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Michael Faraday's World

Faraday's Inventions

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A detailed timeline of Faradays Inventions

  • Faraday's greatest work was with electricity. In 1821, soon after the Danish chemist, Hans Christian  Orsted, discovered the phenomenon of magnetism, Humphry Davy and William Hyde Wollaston tried but failed to design an electric motor. Faraday, having discussed the problem with the two men, went on to build two devices to produce what he called electromagnetic rotation which is a continuous circular motion from the circular magnetic force around a wire. A wire extending into a pool of mercury with a magnet placed inside would rotate around the magnet if charged with electricity by a chemical battery. This device is known as a homopolar motor. These experiments and inventions form the foundation of modern electromagnetic technology. Unwisely, Faraday published his results without acknowledging his debt to Wollaston and Davy, and the resulting controversy caused Faraday to withdraw from electromagnetic research for several years.

  • Ten years later, in 1831, he began his great series of experiments in which he discovered electromagnetic induction. He found that if he moved a magnet through a loop of wire, an electric current flowed in the wire. The current also flowed if the loop was moved over a stationary magnet. This was the first transformer (inductor), although Faraday used it only to demonstrate the principle of electromagnetic induction and did not realise  what it would eventualybe used for.

    His experiments established that a changing magnetic field produces an electric field. This relation was mathematically modelled by faraday's law, which afterwards became one of the four Maxwell equations. These in turn evolved into the generalization known as field theory.

    Faraday then used this principle to construct the first dynamo (in the form of a copper disk rotated between the poles of a permanent magnet), the predecessor of modern dynamos and generators.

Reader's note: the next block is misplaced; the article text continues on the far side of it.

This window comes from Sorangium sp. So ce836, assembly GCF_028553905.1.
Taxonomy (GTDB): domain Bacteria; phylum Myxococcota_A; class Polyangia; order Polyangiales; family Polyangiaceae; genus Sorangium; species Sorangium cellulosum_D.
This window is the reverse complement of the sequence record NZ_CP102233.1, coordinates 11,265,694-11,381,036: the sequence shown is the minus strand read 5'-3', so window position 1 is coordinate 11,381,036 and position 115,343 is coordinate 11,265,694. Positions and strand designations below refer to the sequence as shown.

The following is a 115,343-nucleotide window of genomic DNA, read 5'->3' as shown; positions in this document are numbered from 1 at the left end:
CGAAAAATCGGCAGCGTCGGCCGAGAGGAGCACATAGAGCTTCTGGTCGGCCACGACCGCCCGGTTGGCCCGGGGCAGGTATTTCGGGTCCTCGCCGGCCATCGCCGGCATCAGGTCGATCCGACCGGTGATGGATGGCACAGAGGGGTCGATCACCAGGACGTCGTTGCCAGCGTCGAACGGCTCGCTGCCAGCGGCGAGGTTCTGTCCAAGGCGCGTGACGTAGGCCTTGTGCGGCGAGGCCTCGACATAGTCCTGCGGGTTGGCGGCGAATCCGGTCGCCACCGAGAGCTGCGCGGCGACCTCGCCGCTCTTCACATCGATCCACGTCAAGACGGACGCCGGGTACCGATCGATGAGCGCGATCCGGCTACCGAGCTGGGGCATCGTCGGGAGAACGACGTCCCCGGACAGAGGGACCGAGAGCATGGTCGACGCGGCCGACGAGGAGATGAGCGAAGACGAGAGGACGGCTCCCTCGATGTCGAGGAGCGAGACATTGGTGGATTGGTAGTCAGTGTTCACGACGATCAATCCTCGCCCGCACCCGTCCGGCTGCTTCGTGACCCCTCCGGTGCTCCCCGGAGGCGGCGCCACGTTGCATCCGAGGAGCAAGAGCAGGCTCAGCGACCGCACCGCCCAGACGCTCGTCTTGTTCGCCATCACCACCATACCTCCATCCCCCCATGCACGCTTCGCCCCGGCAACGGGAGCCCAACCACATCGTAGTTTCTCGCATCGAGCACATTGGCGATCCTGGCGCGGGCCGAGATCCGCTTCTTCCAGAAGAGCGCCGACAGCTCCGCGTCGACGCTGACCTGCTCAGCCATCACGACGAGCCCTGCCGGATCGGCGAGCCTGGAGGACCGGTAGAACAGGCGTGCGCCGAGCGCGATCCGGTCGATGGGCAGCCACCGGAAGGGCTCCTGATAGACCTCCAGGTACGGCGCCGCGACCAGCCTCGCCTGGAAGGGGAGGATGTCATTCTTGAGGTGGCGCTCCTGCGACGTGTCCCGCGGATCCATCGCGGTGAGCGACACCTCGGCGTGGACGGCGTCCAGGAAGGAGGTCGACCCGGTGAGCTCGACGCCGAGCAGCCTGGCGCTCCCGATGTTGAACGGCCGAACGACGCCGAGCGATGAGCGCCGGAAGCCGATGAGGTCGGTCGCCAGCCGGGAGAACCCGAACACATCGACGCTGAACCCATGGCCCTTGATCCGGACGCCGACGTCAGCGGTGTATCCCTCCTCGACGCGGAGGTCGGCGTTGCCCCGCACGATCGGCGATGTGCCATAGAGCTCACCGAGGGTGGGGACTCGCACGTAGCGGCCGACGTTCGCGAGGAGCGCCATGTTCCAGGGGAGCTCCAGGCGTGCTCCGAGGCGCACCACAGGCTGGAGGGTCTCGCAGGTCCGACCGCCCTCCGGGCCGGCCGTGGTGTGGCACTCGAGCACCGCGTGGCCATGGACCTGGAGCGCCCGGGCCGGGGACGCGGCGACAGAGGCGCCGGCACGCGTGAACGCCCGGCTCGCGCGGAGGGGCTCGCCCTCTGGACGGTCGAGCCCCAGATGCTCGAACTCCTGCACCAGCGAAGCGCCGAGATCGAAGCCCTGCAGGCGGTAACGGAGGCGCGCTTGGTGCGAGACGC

• In 1832, Michael Faraday reported that the quantity of elements separated by passing an electrical current through a molten or dissolved salt was proportional to the quantity of current passed through the circuit. This became the basis of the first law of electrosis. He also popularized terminology such as anode, cathode, electrode, and ion.

  • In 1845 he discovered what is now called the Faraday effeact. The plane of polarization of linearly polarized light propagated through a material medium can be rotated by the application of an external magnetic field aligned in the propagation direction. He wrote in his notebook, "I have at last succeeded in illuminating a magnetic curve or line of force and in magnetising a ray of light". This established that magnetic force and light were related.

  • In 1845 he also discovered the phenomenon that he named Diamagnetism - a very weak form of magnetism that is only exhibited in the presence of an external magnetic field. This phenomenon can can be used for levitation.

  • In his work on static electricity, Faraday demonstrated that the charge only resided on the exterior of a charged conductor, and exterior charge had no influence on anything enclosed within a conductor. This is because the exterior charges redistribute such that the interior fields due to them cancel. This shielding effect is used in what is now known as a Faraday cage.

  • Faraday also dabbled in chemistry, discovering chemical substances such as benzine, inventing the system of oxidization numbers, and liquefying gases.

fig_1_18lrg.jpg

This is a picture of the electric motor invented by Michael Faraday
 
 
 
 
 
 
 
 
 
 
 
 
 
 
 
 
 
 
 
dynamo.gif
 
 
This is a disc dynamo  like the one made by faraday
 
 
 
 
 

"Nothing is too wonderful to be true."  Michael Faraday